Title: My Imaginary Mary
Series: Mary #2
Author: Cynthia Hand, Brodi Ashton, Jodi Meadows
Genre: YA, Historical Fiction, Retelling
Published: August 2nd, 2022 (HarperTeen)
Synopsis: It’s aliiiiiiiive! The bestselling authors of My Lady Jane are back with the electric, poetic, and (almost) historical tale of the one and only Mary Shelley.
Mary may have inherited the brilliant mind of her late mother, Mary Wollstonecraft, but she lives a drab life above her father’s bookstore, waiting for an extraordinary idea that’ll inspire a work worthy of her parentage – and impress her rakishly handsome (and super-secret) beau, Percy Shelley.
Ada Lovelace knows a thing or two about superstar parents, what with her dad being Lord Byron, the most famous poet on Earth. But her passions lie far beyond the arts – in mechanical engineering, to be exact. Alas, no matter how precise Ada’s calculations, there’s always a man willing to claim her ingenious ideas as his own.
Pan, a.k.a. Practical Automaton Number One, is Ada’s greatest idea yet: a machine that will change the world, if only she can figure out how to make him truly autonomous…or how to make him work at all.
When fate connects our two masterminds, Mary and Ada learn that they are fae – magical people with the ability to make whatever they imagine become real. But when their dream team results in a living, breathing, thinking PAN, Mary and Ada find themselves hunted by a mad scientist who won’t stop until he finds out how they made a real boy out of spare parts.
With comic genius and a truly electrifying sense of adventure, Cynthia Hand, Brodi Ashton, and Jodi Meadows continue their campaign to turn history on its head in this YA fantasy that’s perfect for fans of The Princess Bride and A Gentleman’s Guide to Vice and Virtue.
My Imaginary Mary brings us the authors’ unique take on the life of Mary Shelley. The daughter of the brilliant Mary Wollstonecraft, Mary, a writer herself, is just waiting for the right story so that she can live up to her mother’s work, not to mention, impress the handsome poet, Percy Shelley. Ada Lovelace, the daughter of the famous poet Lord Byron, is a mechanical genius, but no matter how amazing her work, there seem to be men who will take over and claim it as their own. When Mary and Ada meet, they learn that they are fae, and possess the magical ability to create anything with the power of imagination. Excited to try their new abilities, the duo set out to make an machine that can function autonomously, improving upon Ada’s PAN, or Practical Automaton Number One. But things go awry, and instead of an independently thinking machine, the girls now have a living, breathing and entirely alive PAN on their hands – and an unscrupulous scientist who will stop at nothing to figure out their secret. They must now work together to keep PAN safe as they figure out the magical world they’ve been introduced to and their fae abilities.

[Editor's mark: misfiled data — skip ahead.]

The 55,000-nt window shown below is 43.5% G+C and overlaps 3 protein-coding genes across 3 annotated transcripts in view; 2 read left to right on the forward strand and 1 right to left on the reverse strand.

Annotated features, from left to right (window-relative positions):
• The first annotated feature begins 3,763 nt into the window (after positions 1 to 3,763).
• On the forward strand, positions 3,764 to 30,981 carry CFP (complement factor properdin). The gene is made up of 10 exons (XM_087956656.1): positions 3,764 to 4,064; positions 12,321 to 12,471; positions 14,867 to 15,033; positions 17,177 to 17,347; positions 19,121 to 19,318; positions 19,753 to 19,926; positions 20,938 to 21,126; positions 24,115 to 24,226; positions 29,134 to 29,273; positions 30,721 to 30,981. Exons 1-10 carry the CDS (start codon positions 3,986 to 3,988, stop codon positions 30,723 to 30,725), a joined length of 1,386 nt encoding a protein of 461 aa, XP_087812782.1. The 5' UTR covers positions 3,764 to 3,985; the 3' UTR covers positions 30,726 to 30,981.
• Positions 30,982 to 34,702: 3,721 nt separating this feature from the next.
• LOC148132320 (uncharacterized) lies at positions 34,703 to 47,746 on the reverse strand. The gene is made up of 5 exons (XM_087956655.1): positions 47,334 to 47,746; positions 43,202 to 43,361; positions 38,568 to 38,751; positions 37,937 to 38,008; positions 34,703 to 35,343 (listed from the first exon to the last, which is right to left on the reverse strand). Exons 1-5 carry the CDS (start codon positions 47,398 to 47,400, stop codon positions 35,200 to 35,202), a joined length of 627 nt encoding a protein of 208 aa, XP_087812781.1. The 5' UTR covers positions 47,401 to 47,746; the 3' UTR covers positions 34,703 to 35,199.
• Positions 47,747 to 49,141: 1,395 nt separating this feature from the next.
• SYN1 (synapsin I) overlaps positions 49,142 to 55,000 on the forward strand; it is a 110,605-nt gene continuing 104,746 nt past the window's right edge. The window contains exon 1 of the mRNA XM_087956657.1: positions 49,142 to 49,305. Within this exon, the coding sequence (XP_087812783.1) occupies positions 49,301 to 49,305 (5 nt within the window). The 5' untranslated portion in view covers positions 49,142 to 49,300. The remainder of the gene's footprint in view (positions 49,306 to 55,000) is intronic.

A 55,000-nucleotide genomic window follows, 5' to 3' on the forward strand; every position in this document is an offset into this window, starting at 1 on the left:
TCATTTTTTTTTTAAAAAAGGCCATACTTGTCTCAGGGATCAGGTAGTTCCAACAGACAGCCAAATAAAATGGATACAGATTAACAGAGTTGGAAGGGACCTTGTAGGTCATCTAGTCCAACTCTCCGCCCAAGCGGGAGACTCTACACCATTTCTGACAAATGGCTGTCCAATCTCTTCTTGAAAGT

I’ve been a huge fan of this series ever since My Lady Jane, and while historical retellings that stray too far usually annoy me to no end, it has never been a problem with these books, because along with twisting history until it’s practically unrecognizable, the authors also make it absolutely hilarious. It’s also nice that the characters have a much happier ending than their historical counterparts at the end of their adventures. There was no shortage of laugh out loud moments and it was a completely insane and thoroughly enjoyable ride. The modern references, along with the writing style, where the authors actively chime in to provide background information, witty comments and more, has always been one of my favorite parts about these books, and I thought that was particularly well done in this book.
This book is told from three perspectives: Ada, Mary and later on PAN. In the initial chapters, I found it harder to tell Mary and Ada’s voices apart, but once I understood the world and plot better, it became much easier to do so. Mary and Ada never met in real life, but the question of what if they had met and worked together forms the basis of this reimagining – with some magic thrown in. The character development aspect was excellent for both of them, and their friendship helped both of them grow and gain confidence in themselves. PAN was simply adorable in how he wanted to learn about anything and everything and I wished he had more chapters.
On the downside, I felt that it was a little longer than it needed to be. The story didn’t drag at any point, but there were some parts that just felt superfluous, even if they were very funny. Also, the whole fae element wasn’t described in as much depth as I would have liked, leaving the magic system rather vague, and the world surrounding it was barely explored either, apart from a mention of fae godmothers and godfathers.
My Imaginary Mary was a delightful addition to the series and such a fun read – an innovative retelling of Frankenstein. While My Lady Jane will always be my absolute favorite – it’s an extremely hard one to live up to – this certainly ranks not far behind. I can’t wait to see who the next book, My Salty Mary, is going to be about. I would highly recommend this book to readers of all ages!
Have you read this book? Let me know in the comments below!
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